Coalition senators who are members of the Select Committee on the National Broadband Network have called for the committee to be scrapped.
The senate committee should be dissolved "and a new, properly constituted Joint Standing Committee on the National Broadband Network be formed as existed in the previous Parliament," Coalition senators argued.
Such a move would give the government control of the new committee.
The recommendation is in a dissenting report attached to the Select Committee's second interim report.
"It is apparent the committee was established for the sole purpose of making rhetorical political points which have no basis in reality," the Coalition senators write.
"Assertions that the NBN is missing operational targets, that the NBN has become more secretive rather than less, and that the multi-technology mix will not deliver the benefits to the digital economy are not based in fact."
The first interim report was released in March last year.
The Coalition has previously attempted to scrap the Senate committee. Coalition Senator Cory Bernardi previously moved to have the committee disbanded.
NBN Co transparency
The report endorsed by the majority of the committee took aim at what it said was a lack of transparency from NBN Co since the Coalition oversaw a post-election purge of the company's board and management.
The report calls for the release of an unredacted version of the strategic review into the NBN rollout and "recommends that the government release the full version of NBN Co’s 2014-17 corporate plan, as was the practice under the former government, to enable the proper public scrutiny of the project".
"NBN Co refuses to divulge the value of the contracts it has entered into on behalf of the taxpayer on the basis that it would harm its commercial prospects, despite the fact that the value of these contracts was released by previous management without harm," the report states.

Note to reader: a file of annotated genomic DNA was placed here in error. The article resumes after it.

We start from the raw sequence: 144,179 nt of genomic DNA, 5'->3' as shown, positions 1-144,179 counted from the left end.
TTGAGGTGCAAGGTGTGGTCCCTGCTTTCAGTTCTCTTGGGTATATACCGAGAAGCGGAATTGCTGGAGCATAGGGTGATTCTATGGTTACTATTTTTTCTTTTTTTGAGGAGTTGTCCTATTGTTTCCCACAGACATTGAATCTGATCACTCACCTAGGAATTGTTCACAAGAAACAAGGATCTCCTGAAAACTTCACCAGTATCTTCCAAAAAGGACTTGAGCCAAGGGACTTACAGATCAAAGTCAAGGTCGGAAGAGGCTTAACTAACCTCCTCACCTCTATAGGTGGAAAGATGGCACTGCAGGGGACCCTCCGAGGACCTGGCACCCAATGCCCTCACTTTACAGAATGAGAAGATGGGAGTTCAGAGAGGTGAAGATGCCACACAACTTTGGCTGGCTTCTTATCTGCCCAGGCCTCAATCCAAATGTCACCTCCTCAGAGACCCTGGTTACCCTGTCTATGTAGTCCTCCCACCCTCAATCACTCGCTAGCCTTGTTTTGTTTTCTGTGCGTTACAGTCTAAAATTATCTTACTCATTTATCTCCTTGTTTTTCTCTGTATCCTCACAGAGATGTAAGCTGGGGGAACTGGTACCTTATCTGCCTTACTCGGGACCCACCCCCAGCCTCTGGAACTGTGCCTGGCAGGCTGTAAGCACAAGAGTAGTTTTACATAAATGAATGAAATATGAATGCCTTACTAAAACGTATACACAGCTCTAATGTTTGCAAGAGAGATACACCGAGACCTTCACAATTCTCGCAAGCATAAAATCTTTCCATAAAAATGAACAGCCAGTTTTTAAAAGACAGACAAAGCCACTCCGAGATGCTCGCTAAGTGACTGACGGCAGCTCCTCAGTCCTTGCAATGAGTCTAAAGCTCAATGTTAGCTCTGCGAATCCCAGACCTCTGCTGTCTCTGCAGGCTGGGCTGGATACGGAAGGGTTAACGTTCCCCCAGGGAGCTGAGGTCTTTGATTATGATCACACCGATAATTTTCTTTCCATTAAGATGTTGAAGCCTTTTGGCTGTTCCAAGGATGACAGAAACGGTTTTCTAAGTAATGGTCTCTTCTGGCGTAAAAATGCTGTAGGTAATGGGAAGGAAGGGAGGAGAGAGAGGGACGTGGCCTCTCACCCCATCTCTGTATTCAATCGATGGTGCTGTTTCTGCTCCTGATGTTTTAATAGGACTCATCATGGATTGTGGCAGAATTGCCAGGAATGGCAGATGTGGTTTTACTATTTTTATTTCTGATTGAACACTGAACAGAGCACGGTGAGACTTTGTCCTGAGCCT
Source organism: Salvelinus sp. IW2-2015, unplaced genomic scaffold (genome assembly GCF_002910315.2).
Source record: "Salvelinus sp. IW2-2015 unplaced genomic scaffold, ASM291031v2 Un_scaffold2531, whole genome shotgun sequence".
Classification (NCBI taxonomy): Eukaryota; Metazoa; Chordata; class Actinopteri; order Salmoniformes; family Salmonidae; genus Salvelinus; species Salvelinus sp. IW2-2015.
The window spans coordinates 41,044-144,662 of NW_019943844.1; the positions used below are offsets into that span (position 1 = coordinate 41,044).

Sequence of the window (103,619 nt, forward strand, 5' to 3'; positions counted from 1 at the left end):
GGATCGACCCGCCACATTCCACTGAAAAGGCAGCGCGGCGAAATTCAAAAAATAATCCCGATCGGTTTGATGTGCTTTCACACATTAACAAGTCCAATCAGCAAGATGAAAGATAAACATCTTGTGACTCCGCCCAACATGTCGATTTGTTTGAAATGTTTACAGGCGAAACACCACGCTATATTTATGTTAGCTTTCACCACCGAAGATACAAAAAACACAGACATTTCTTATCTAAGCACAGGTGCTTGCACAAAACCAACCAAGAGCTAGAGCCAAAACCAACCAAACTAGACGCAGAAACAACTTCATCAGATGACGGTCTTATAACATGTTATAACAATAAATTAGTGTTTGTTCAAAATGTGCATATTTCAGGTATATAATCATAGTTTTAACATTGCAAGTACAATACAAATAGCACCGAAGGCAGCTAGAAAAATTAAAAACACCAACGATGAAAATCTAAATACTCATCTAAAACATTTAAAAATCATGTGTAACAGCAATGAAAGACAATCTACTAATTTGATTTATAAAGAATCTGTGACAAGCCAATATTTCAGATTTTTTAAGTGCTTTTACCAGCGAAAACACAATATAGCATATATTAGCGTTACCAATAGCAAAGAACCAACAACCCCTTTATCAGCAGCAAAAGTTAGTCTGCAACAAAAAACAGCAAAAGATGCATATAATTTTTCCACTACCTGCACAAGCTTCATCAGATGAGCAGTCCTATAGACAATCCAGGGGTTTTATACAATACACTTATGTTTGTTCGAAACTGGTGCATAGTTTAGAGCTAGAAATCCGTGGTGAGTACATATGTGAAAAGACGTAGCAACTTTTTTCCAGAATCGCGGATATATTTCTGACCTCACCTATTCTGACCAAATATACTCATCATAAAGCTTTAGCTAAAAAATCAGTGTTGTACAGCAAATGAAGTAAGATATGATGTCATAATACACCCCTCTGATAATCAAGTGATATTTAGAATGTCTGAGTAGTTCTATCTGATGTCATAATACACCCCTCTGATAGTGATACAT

"Yet NBN Co is content to release detailed historical costs of FTTP and fixed wireless—despite the fact that NBN Co will need to secure contracts to roll out these technologies to 2020 and beyond."
The report also argues that the Commonwealth loses out in the revised agreement between Telstra and NBN Co.
The revised Telstra-NBN Co deal was necessary because of the shift to a 'multi-technology mix' rollout model for the NBN, which will use parts of Telstra's coper network and the telco's HFC network (along with Optus's).
The agreements "may result in the transfer of an asbestos risk to the Commonwealth," the report states. Asbestos in Telstra pits has previously delayed the NBN rollout in some areas.
"NBN Co has taken on an indefinite liability to maintain Telstra’s HFC network, and at the same time agreed to restrictions on its sale," the report states.
"It is unclear whether these arrangements will result in an effective taxpayer subsidy of pay TV services."
"The committee considers that the minister’s assertion that these agreements will result in 'no additional cost to taxpayers' is wrong," the report states.
"The taxpayer has lost value in these renegotiations. The committee further notes that the NBN Co officer heading up the negotiations on behalf of the taxpayer still owns Telstra shares."